Fascinatingly, the piece of Bosone’s later campaign literature to the right [not included in the exhibit] also adopts this language. It notes briefly that she was a mother, tax payer, and homeowner, and of pioneer stock, although these appear to be sidenotes in the long list of her academic and professional accomplishments in law and the legislature. This particular piece of ephemera is likely from either her 1948 or 1950 campaign for the 2nd District seat and one wonders if these brief modifications are also a response to Priest’s campaign literature.
When Ivy Baker Priest and Reva Beck Bosone faced off in the 1950 election for the U.S. House of Representatives, both were eminently qualified for office. Priest was the Republican candidate against the incumbent Democrat Bosone. As the only national race with two women squaring off for national office, the race attracted widespread attention. Although Bosone ultimately won, Priest’s campaign was noted nationally and she was appointed Treasurer of the United States by Dwight Eisenhower in 1953. Priest was the second woman to hold that office, which has been held by a woman ever since.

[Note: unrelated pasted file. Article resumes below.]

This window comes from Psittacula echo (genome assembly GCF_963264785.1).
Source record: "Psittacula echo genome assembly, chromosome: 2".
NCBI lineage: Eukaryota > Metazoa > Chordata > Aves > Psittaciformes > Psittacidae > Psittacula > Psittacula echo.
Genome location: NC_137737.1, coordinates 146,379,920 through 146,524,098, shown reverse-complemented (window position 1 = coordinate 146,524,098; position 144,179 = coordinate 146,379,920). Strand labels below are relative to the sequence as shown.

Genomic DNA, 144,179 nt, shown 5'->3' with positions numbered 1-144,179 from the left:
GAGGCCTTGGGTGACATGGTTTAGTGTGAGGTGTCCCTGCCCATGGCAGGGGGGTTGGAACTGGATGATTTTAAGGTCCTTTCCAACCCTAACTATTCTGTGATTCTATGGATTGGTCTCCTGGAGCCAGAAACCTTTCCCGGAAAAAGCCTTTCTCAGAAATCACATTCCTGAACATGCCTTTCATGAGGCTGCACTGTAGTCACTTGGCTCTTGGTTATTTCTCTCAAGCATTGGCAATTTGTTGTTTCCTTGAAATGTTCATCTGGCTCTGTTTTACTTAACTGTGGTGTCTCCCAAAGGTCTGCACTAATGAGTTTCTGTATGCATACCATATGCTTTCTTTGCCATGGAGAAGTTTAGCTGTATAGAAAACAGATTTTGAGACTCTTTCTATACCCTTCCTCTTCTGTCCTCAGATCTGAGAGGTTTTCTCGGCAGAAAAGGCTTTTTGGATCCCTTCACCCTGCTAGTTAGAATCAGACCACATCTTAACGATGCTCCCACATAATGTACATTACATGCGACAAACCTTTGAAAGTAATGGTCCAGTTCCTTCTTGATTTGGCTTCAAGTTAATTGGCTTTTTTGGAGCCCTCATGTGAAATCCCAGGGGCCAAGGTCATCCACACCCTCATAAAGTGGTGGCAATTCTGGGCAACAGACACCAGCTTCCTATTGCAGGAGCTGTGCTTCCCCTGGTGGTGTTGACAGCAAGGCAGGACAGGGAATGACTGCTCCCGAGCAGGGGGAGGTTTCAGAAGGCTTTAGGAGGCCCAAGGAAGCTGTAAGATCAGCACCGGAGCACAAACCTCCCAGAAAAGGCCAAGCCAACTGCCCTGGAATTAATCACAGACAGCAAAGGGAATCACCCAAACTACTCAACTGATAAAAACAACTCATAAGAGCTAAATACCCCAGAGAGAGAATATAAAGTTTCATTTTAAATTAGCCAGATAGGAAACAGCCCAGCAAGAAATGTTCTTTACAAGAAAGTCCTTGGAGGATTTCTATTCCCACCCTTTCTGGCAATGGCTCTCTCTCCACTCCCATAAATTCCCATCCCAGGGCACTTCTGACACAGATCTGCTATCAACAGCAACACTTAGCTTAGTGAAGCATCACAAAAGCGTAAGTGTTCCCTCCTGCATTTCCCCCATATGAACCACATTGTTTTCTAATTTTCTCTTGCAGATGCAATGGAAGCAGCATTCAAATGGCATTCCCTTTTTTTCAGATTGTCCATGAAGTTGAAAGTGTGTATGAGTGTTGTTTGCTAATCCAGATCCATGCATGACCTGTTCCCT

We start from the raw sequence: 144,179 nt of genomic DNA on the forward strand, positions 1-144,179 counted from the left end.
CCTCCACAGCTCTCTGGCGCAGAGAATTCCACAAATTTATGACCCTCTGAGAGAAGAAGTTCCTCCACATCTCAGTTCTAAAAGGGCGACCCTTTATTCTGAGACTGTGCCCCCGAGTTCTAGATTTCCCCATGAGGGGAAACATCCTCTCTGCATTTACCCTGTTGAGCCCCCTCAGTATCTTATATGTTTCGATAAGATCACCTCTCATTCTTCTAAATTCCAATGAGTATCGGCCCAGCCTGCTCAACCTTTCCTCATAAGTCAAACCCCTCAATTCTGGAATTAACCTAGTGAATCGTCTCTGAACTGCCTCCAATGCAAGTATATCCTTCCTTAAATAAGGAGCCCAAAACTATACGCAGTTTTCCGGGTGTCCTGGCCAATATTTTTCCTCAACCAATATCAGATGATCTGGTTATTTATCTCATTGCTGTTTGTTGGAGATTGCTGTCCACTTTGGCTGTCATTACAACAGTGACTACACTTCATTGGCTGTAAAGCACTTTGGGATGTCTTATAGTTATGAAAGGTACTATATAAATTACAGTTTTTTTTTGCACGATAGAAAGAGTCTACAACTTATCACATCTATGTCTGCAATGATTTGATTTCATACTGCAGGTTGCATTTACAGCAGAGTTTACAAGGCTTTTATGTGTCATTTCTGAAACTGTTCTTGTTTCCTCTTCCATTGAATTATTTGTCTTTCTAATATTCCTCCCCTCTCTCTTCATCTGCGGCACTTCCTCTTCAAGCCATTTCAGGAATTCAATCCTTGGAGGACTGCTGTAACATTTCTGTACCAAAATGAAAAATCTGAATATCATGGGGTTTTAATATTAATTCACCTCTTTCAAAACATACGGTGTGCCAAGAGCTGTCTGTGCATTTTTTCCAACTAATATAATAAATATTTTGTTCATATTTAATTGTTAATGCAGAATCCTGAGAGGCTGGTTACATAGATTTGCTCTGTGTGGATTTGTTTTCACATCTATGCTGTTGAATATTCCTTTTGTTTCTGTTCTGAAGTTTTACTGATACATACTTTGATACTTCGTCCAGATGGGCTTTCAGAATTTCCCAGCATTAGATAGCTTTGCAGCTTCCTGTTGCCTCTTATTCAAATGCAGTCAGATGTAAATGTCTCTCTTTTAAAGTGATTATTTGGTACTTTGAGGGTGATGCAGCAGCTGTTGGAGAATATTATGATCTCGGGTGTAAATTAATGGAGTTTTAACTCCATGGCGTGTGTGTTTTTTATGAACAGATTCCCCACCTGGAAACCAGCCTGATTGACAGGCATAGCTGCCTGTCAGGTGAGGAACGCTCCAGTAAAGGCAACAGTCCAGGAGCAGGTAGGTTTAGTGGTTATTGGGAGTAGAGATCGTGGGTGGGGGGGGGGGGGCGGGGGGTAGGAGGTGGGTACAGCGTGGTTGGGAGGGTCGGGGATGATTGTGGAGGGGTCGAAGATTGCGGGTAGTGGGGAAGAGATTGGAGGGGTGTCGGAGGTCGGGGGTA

Both Priest and Bosone understood the necessity of addressing gender in their campaign literature, which was certainly not obligatory for a man running for office. Although these documents are from the 1930s to the 1950s, the U.S. has yet to elect a woman or woman of color as president or vice president. While contemporary candidates may not explicitly state like Bosone in 1935, “A woman candidate! Yes, a woman.,” look closely at the next campaign ads that run across your TV screen or get delivered to your mailbox. What are the differences that you see in how men and women candidates present themselves in 2020? How does today’s campaign literature compare to Ivy Baker Priest’s and Reva Beck Bosone’s?
Jessica Breiman is the Art and Archives Metadata Librarian, jointly appointed to J. Willard Marriott Library and the Utah Museum of Fine Arts. Prior to this position, she was a moving image and sound archivist in J. Willard Marriott Library’s Special Collections.